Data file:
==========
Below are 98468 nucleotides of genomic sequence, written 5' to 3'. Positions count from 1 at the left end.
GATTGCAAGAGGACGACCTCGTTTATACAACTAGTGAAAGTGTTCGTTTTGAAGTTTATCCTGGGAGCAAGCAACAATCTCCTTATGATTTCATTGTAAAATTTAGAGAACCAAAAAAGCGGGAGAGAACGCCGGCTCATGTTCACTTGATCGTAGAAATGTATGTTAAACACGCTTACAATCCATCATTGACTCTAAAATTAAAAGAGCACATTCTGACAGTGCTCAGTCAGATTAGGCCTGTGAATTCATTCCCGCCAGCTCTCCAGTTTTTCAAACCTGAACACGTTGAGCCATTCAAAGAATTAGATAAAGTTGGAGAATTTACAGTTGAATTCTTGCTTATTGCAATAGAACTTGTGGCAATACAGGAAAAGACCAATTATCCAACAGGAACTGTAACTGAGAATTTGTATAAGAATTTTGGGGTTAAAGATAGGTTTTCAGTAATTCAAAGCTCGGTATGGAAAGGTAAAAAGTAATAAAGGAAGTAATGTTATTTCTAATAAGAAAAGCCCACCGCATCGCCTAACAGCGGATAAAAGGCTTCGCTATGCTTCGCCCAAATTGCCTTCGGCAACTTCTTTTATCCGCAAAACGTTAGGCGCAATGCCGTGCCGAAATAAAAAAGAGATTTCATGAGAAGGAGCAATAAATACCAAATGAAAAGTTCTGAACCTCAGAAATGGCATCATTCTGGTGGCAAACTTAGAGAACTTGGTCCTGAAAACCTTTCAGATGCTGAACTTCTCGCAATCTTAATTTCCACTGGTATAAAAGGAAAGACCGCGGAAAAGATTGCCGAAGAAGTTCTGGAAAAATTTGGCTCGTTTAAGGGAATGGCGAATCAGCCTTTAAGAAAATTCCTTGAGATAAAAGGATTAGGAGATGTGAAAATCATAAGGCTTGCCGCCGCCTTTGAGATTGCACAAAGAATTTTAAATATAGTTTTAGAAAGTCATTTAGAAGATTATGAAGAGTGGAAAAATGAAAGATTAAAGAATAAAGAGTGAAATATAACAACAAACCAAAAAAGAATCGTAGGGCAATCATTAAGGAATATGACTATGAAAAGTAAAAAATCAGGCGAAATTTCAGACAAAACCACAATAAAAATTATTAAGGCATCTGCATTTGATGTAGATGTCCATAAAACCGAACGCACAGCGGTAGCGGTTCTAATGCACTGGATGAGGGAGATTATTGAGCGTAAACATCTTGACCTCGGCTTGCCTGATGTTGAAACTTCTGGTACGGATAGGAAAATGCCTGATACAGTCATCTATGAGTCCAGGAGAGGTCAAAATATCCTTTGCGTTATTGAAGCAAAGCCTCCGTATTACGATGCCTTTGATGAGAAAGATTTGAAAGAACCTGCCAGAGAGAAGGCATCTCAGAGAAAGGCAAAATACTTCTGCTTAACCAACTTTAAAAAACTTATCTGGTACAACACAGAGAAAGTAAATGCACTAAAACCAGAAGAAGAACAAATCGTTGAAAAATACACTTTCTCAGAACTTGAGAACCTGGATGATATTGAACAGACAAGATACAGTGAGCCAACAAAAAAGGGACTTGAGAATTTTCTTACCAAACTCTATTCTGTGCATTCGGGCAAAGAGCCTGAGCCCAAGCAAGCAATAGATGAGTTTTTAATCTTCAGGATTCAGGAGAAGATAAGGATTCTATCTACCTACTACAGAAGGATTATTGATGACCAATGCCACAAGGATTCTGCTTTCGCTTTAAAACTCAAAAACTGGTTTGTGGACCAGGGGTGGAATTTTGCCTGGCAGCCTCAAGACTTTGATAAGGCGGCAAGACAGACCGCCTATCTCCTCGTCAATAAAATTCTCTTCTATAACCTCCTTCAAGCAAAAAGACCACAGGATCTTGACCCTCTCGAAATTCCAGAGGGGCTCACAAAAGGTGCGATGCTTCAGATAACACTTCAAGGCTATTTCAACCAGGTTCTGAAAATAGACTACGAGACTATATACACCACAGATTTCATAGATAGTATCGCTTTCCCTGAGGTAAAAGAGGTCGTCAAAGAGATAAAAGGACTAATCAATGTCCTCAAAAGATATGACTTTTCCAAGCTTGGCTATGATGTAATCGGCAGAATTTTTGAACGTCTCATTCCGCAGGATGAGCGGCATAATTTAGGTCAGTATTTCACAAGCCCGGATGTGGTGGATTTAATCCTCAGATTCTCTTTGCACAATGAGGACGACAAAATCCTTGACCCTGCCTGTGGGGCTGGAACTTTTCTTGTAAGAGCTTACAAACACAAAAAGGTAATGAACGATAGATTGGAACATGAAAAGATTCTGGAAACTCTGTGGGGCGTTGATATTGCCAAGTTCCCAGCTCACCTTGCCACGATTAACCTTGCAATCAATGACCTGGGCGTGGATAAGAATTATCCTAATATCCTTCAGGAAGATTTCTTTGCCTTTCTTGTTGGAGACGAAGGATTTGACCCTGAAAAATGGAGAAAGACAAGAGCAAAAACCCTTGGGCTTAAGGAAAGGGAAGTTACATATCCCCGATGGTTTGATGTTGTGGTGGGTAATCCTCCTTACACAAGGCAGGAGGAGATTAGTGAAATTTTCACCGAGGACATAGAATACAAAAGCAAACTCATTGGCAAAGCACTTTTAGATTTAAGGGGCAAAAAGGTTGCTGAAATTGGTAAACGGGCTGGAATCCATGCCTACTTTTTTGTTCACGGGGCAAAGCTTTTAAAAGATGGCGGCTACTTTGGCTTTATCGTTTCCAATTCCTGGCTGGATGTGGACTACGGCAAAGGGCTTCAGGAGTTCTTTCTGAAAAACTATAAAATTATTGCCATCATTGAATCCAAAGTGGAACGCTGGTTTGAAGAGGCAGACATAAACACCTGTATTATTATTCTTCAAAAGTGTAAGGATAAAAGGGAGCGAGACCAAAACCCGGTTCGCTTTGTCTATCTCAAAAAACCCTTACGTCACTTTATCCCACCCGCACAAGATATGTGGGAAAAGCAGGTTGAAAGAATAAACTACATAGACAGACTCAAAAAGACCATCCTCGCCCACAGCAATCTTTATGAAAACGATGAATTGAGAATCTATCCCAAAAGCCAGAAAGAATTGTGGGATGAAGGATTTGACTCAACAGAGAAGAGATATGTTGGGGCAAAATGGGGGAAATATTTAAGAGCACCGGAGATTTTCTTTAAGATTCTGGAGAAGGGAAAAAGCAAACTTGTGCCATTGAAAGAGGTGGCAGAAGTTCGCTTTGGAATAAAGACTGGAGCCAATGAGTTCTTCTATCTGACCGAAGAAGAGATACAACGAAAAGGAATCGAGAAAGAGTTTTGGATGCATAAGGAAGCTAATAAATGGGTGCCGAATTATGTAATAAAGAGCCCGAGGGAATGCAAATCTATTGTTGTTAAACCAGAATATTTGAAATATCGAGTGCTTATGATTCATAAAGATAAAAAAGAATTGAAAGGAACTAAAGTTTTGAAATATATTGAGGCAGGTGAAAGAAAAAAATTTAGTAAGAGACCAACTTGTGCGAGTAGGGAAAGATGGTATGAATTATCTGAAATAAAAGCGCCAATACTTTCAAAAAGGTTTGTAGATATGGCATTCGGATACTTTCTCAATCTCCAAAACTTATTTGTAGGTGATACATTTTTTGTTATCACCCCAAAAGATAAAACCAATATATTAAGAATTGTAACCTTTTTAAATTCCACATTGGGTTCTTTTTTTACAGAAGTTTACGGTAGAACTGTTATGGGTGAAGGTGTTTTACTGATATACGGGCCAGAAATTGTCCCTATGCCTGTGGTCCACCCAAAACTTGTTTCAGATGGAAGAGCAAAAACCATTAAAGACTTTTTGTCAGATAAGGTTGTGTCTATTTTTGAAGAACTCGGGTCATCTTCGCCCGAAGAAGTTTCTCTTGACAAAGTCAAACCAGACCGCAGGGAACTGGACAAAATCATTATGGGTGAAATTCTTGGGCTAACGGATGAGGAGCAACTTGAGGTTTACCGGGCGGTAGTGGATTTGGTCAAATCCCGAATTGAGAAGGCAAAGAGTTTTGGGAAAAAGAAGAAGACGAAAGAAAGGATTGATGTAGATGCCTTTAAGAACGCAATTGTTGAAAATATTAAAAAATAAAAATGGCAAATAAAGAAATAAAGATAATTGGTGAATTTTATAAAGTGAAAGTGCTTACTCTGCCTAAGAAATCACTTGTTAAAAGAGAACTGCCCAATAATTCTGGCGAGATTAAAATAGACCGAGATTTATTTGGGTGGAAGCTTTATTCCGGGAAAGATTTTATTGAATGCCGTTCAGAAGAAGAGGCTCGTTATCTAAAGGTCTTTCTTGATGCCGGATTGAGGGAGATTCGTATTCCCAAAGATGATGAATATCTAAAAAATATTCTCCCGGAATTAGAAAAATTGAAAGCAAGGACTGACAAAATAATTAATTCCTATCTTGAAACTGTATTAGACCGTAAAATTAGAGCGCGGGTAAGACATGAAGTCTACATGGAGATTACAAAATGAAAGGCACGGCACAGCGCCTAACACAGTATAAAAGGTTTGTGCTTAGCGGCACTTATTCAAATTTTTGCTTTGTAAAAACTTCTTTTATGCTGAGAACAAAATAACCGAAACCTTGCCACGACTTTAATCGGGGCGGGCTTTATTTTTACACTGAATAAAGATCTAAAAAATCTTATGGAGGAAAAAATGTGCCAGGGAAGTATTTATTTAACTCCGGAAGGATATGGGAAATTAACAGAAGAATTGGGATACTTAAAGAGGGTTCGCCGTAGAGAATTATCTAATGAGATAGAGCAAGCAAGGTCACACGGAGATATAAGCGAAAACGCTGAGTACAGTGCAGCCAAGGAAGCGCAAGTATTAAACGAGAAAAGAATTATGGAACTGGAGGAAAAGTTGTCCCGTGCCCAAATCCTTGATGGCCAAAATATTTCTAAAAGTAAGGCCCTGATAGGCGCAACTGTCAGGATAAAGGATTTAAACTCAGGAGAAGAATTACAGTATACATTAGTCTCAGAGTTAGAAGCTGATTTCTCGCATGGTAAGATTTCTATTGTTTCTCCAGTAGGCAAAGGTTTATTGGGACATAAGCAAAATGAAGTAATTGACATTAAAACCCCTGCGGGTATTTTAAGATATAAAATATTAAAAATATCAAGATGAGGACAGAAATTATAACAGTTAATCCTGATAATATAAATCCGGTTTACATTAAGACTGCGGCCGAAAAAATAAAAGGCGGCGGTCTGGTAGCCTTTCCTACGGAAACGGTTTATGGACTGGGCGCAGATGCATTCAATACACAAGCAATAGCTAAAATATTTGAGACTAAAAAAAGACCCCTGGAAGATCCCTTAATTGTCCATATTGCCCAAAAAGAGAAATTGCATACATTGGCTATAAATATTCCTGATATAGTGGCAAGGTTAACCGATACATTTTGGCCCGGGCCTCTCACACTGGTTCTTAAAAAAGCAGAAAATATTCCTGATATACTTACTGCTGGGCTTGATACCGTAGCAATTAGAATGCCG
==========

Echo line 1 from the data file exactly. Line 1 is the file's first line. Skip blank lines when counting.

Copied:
Below are 98468 nucleotides of genomic sequence, written 5' to 3'. Positions count from 1 at the left end.